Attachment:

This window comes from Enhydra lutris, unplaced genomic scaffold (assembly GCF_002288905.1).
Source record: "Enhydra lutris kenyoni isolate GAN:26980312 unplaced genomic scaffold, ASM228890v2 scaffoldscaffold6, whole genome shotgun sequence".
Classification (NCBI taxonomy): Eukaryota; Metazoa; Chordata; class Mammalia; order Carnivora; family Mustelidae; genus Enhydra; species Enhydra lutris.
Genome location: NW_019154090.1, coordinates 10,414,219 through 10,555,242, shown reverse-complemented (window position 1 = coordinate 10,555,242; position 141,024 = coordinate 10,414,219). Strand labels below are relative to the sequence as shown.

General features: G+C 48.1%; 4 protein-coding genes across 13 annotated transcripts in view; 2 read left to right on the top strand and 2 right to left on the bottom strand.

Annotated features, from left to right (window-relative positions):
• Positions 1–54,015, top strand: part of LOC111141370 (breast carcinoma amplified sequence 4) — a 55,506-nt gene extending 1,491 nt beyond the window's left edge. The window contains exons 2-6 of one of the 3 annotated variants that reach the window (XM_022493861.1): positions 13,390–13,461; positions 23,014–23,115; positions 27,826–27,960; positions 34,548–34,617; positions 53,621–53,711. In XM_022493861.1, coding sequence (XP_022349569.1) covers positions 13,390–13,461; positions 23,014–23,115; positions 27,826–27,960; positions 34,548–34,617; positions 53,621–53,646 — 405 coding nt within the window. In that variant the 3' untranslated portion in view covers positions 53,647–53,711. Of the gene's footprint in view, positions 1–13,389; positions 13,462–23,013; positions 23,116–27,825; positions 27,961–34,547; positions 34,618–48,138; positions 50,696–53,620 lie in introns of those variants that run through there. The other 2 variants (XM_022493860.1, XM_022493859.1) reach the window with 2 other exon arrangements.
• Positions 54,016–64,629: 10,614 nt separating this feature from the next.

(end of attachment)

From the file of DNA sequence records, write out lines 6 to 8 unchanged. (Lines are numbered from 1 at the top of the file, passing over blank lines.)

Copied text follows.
Annotated features, from left to right (window-relative positions):
• Positions 1–54,015, top strand: part of LOC111141370 (breast carcinoma amplified sequence 4) — a 55,506-nt gene extending 1,491 nt beyond the window's left edge. The window contains exons 2-6 of one of the 3 annotated variants that reach the window (XM_022493861.1): positions 13,390–13,461; positions 23,014–23,115; positions 27,826–27,960; positions 34,548–34,617; positions 53,621–53,711. In XM_022493861.1, coding sequence (XP_022349569.1) covers positions 13,390–13,461; positions 23,014–23,115; positions 27,826–27,960; positions 34,548–34,617; positions 53,621–53,646 — 405 coding nt within the window. In that variant the 3' untranslated portion in view covers positions 53,647–53,711. Of the gene's footprint in view, positions 1–13,389; positions 13,462–23,013; positions 23,116–27,825; positions 27,961–34,547; positions 34,618–48,138; positions 50,696–53,620 lie in introns of those variants that run through there. The other 2 variants (XM_022493860.1, XM_022493859.1) reach the window with 2 other exon arrangements.
• Positions 54,016–64,629: 10,614 nt separating this feature from the next.